Outlook Address Books

In this article I'll talk a bit about the various Outlook Address Books, what they're used for and how to manage them.  It's going to be a work in progress so check back from time to time as I add content.

Let's start with something new to Office 2010...

Suggested Contacts

The Suggested Contacts folder in Outlook 2010 is sort of a catch-all for misfit addresses that don't (yet) have a home somewhere else. 

In early versions of Microsoft Outlook if you sent an e-mail to an address that wasn't in any of your other address books (Notably Contacts, the Global Address List (GAL) or the Personal Address Book (PAB)) it was just a one-off and it would vanish when you clicked Send.  Outlook 2002 introduced the Nickname file (.NK2), which feeds Outlook's AutoComplete feature, where those addresses would be captured, for a while.  But that file isn't enduring, it has a limit of 1000 addresses.  So, eventually, the oldest addresses will be pushed off that list by newer ones.

With Outlook 2010 they've added the "Suggested Contacts" folder.  Now when you type a new e-mail address in a message that address will get added to the Suggested Contacts folder where two things happen:

  1. It's preserved indefinitely.  You can delete it from there if you like, but it won't expire from that folder.
  2. It becomes part of the Outlook Address Book which means that while addresses in Suggested Contacts don't get offered up as part of AutoComplete (which suggests addresses as you type) but do get used to AutoResolve addresses.  Type the name of somebody in Suggested Contacts and Outlook will, eventually, resolve that name to the e-mail address, just as it resolves names in your Contacts folder or GAL.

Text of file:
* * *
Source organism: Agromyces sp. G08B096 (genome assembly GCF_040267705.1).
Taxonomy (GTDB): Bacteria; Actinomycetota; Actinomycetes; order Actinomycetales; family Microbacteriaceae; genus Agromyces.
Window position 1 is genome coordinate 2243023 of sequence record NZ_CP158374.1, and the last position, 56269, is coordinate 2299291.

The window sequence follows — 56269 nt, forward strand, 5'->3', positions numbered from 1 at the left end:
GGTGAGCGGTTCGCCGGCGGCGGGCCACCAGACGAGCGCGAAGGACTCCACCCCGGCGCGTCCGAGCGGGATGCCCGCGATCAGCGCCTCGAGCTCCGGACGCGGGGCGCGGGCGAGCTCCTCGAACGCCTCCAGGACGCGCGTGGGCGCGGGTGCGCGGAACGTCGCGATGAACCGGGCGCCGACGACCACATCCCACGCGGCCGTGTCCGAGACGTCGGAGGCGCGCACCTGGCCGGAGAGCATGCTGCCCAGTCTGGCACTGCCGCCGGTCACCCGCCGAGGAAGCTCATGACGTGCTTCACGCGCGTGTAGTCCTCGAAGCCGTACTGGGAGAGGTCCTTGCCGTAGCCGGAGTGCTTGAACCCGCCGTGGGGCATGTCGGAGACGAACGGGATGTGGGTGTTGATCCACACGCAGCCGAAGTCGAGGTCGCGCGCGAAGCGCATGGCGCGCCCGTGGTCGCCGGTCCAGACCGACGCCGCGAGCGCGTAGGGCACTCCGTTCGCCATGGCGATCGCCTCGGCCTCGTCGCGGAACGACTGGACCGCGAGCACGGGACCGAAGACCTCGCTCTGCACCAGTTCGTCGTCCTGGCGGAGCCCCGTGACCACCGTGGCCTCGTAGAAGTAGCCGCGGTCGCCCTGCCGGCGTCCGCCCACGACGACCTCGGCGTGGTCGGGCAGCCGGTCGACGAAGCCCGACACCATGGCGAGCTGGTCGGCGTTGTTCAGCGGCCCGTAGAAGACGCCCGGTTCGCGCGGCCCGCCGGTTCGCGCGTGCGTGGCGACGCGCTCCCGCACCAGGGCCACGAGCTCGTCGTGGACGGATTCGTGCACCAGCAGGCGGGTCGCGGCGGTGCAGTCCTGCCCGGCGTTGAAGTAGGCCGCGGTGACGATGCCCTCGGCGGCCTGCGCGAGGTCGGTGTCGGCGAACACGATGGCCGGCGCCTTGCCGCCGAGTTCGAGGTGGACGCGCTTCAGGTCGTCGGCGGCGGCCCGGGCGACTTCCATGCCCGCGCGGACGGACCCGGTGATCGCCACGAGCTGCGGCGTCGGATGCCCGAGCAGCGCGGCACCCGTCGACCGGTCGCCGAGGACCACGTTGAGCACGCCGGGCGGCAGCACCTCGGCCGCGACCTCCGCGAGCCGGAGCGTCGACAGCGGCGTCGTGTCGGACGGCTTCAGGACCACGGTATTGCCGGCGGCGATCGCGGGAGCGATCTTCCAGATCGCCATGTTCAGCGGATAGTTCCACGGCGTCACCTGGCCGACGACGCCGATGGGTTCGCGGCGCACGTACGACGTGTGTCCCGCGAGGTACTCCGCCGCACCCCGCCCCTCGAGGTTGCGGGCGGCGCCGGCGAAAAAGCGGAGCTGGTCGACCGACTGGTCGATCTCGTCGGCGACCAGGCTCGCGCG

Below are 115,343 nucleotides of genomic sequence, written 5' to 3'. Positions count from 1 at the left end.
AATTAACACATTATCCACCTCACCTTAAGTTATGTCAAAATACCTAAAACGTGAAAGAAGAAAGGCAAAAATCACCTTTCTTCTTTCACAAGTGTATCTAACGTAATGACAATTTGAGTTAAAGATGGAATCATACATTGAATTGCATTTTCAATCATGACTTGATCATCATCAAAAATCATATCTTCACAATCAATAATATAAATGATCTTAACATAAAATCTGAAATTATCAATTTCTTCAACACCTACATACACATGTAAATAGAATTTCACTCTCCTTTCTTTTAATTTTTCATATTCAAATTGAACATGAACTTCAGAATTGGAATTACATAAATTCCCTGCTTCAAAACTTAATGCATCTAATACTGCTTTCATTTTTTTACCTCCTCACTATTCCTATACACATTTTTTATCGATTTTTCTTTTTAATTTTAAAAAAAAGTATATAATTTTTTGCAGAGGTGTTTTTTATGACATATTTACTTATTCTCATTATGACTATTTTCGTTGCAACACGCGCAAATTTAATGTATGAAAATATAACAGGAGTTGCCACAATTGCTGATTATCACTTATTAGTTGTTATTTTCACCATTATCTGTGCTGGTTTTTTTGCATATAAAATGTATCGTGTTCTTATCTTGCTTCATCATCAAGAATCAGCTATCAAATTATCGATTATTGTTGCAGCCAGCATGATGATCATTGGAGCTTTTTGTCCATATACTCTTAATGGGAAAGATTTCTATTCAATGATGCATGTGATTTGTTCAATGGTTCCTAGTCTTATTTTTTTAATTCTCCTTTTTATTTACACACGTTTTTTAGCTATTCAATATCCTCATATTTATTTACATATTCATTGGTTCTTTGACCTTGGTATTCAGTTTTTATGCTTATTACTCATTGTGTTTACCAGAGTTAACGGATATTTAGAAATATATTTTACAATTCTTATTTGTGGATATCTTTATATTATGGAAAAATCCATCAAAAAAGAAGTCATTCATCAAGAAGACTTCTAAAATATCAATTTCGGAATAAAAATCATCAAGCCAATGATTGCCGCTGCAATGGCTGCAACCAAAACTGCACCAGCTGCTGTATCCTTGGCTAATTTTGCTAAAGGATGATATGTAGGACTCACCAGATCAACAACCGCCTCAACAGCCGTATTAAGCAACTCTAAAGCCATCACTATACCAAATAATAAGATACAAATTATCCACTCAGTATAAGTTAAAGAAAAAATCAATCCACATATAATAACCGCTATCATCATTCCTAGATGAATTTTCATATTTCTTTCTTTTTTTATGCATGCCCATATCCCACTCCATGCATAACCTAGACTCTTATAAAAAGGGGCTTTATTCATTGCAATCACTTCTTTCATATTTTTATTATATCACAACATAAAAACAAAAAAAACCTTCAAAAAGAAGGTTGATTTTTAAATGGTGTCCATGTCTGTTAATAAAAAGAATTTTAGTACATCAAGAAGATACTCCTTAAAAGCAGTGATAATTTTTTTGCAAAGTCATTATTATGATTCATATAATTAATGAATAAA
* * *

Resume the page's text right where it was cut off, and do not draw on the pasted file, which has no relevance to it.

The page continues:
Couple of things you need to be aware of with Suggested Contacts though...

  1. An address will only get added to Suggested Contacts if it's not already in one of your other address books such as Contacts, etc.
  2. If you delete an item from Suggested Contacts, it's NOT deleted from the Nickname cache (which still exists in a new form; we'll get to that shortly).
  3. If you reply to an e-mail from somebody not in your Outlook Address Book (Suggested Contacts, Contacts and GAL, at least) they will also get added to Suggested Contacts.
  4. If you want to add additional information to a Suggested Contact you can - it's just a contacts folder - but you would probably be better served to drag and drop that item to the regular Contacts folder and do it there.
  5. When you first install Outlook 2010 it will import the items from your existing Nickname cache (.NK2) file (if you have one) into Suggested Contacts.

Want to change the order of how address books are checked? See our article on how to do that.

Nickname Cache

Outlook 2002 introduced the Nickname file (.NK2) as a way to AutoComplete addresses, especially handy for addresses you've e-mailed to before but which don't exist in your Outlook Address Book (Contacts and Global Address list, at least).